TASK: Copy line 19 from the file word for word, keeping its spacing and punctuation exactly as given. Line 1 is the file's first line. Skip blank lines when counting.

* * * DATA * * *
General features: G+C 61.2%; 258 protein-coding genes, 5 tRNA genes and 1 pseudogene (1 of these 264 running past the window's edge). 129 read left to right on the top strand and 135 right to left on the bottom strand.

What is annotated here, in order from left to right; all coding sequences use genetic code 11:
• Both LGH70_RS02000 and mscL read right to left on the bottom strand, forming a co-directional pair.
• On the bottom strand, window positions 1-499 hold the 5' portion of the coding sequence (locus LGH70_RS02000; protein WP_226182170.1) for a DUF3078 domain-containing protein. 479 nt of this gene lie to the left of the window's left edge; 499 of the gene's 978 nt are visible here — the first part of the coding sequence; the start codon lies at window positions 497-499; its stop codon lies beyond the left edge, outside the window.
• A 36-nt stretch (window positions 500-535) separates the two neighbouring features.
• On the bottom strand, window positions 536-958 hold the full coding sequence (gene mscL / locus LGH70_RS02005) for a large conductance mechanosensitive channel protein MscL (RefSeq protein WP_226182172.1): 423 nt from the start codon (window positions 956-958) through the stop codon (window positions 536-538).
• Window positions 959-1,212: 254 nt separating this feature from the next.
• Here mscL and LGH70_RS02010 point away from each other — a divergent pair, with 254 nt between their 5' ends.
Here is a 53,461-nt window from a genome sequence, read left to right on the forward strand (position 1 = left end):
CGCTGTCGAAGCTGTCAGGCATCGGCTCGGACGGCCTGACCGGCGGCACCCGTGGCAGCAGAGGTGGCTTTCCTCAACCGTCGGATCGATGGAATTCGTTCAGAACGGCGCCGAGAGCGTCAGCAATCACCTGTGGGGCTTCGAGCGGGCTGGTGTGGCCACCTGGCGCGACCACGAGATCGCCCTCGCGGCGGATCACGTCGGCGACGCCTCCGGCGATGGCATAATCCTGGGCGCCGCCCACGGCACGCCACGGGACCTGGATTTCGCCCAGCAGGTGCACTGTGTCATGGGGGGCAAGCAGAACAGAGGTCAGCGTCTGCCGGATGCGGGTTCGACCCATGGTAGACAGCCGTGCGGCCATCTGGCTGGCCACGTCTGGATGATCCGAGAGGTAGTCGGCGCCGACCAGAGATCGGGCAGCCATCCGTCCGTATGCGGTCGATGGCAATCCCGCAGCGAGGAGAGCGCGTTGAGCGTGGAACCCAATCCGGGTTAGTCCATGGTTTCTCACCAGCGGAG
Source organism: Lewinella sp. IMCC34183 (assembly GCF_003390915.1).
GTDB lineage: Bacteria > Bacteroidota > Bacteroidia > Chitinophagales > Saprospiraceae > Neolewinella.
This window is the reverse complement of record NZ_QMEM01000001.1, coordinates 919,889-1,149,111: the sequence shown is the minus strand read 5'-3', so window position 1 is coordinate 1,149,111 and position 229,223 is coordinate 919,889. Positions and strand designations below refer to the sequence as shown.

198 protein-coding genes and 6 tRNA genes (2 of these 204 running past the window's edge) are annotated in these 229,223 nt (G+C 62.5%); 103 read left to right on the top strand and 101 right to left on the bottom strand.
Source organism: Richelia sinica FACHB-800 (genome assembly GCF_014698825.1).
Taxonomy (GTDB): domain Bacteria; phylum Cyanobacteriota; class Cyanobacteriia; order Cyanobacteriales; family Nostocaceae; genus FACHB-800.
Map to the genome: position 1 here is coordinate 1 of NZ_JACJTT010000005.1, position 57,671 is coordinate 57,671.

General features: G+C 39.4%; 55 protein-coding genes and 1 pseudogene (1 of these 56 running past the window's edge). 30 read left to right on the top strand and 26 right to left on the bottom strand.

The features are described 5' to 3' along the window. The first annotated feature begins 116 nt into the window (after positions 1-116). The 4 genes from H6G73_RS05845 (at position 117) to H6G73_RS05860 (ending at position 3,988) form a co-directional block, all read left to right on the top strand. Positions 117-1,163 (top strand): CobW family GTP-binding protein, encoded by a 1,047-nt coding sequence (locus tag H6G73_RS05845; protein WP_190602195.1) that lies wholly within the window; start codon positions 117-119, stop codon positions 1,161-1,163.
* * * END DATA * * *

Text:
The features are described 5' to 3' along the window. The first annotated feature begins 116 nt into the window (after positions 1-116). The 4 genes from H6G73_RS05845 (at position 117) to H6G73_RS05860 (ending at position 3,988) form a co-directional block, all read left to right on the top strand. Positions 117-1,163 (top strand): CobW family GTP-binding protein, encoded by a 1,047-nt coding sequence (locus tag H6G73_RS05845; protein WP_190602195.1) that lies wholly within the window; start codon positions 117-119, stop codon positions 1,161-1,163.